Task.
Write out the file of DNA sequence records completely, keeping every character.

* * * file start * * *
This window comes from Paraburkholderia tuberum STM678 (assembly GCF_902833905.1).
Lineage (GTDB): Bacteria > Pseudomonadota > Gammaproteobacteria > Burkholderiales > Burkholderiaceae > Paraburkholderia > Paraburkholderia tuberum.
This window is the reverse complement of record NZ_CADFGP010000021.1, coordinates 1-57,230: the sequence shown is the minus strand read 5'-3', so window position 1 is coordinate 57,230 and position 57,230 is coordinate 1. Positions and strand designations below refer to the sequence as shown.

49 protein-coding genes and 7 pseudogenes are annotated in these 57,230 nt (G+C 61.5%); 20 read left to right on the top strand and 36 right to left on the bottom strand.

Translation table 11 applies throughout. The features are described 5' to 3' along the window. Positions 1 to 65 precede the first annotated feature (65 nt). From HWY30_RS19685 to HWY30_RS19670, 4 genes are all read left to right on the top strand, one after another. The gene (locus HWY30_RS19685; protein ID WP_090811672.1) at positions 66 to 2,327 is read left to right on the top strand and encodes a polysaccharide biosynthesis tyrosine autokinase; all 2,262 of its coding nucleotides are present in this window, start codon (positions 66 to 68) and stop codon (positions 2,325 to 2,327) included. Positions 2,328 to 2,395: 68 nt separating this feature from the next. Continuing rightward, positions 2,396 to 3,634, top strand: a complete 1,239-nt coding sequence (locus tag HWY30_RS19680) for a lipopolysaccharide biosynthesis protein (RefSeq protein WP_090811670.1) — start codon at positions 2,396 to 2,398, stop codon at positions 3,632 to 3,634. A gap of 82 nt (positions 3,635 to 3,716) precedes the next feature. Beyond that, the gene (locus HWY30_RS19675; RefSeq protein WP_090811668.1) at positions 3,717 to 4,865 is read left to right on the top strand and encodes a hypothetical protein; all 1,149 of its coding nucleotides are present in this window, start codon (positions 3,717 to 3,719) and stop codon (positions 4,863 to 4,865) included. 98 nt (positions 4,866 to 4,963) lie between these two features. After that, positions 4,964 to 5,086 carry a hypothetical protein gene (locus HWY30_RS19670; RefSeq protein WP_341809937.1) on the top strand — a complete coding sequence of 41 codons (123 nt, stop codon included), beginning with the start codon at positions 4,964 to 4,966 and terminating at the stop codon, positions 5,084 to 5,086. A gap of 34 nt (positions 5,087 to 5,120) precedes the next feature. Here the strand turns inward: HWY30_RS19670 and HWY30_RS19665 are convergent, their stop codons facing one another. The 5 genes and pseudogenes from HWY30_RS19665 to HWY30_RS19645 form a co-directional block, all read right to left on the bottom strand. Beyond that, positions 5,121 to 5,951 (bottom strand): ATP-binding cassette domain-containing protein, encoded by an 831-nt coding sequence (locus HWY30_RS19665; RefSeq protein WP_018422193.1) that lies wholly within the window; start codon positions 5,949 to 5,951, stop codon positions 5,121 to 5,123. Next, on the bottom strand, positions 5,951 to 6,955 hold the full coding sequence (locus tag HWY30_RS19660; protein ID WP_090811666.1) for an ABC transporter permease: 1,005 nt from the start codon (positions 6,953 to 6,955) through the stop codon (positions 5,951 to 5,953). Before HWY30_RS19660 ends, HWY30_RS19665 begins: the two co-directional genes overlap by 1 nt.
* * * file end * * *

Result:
This window comes from Paraburkholderia tuberum STM678 (assembly GCF_902833905.1).
Lineage (GTDB): Bacteria > Pseudomonadota > Gammaproteobacteria > Burkholderiales > Burkholderiaceae > Paraburkholderia > Paraburkholderia tuberum.
This window is the reverse complement of record NZ_CADFGP010000021.1, coordinates 1-57,230: the sequence shown is the minus strand read 5'-3', so window position 1 is coordinate 57,230 and position 57,230 is coordinate 1. Positions and strand designations below refer to the sequence as shown.

49 protein-coding genes and 7 pseudogenes are annotated in these 57,230 nt (G+C 61.5%); 20 read left to right on the top strand and 36 right to left on the bottom strand.

Translation table 11 applies throughout. The features are described 5' to 3' along the window. Positions 1 to 65 precede the first annotated feature (65 nt). From HWY30_RS19685 to HWY30_RS19670, 4 genes are all read left to right on the top strand, one after another. The gene (locus HWY30_RS19685; protein ID WP_090811672.1) at positions 66 to 2,327 is read left to right on the top strand and encodes a polysaccharide biosynthesis tyrosine autokinase; all 2,262 of its coding nucleotides are present in this window, start codon (positions 66 to 68) and stop codon (positions 2,325 to 2,327) included. Positions 2,328 to 2,395: 68 nt separating this feature from the next. Continuing rightward, positions 2,396 to 3,634, top strand: a complete 1,239-nt coding sequence (locus tag HWY30_RS19680) for a lipopolysaccharide biosynthesis protein (RefSeq protein WP_090811670.1) — start codon at positions 2,396 to 2,398, stop codon at positions 3,632 to 3,634. A gap of 82 nt (positions 3,635 to 3,716) precedes the next feature. Beyond that, the gene (locus HWY30_RS19675; RefSeq protein WP_090811668.1) at positions 3,717 to 4,865 is read left to right on the top strand and encodes a hypothetical protein; all 1,149 of its coding nucleotides are present in this window, start codon (positions 3,717 to 3,719) and stop codon (positions 4,863 to 4,865) included. 98 nt (positions 4,866 to 4,963) lie between these two features. After that, positions 4,964 to 5,086 carry a hypothetical protein gene (locus HWY30_RS19670; RefSeq protein WP_341809937.1) on the top strand — a complete coding sequence of 41 codons (123 nt, stop codon included), beginning with the start codon at positions 4,964 to 4,966 and terminating at the stop codon, positions 5,084 to 5,086. A gap of 34 nt (positions 5,087 to 5,120) precedes the next feature. Here the strand turns inward: HWY30_RS19670 and HWY30_RS19665 are convergent, their stop codons facing one another. The 5 genes and pseudogenes from HWY30_RS19665 to HWY30_RS19645 form a co-directional block, all read right to left on the bottom strand. Beyond that, positions 5,121 to 5,951 (bottom strand): ATP-binding cassette domain-containing protein, encoded by an 831-nt coding sequence (locus HWY30_RS19665; RefSeq protein WP_018422193.1) that lies wholly within the window; start codon positions 5,949 to 5,951, stop codon positions 5,121 to 5,123. Next, on the bottom strand, positions 5,951 to 6,955 hold the full coding sequence (locus tag HWY30_RS19660; protein ID WP_090811666.1) for an ABC transporter permease: 1,005 nt from the start codon (positions 6,953 to 6,955) through the stop codon (positions 5,951 to 5,953). Before HWY30_RS19660 ends, HWY30_RS19665 begins: the two co-directional genes overlap by 1 nt.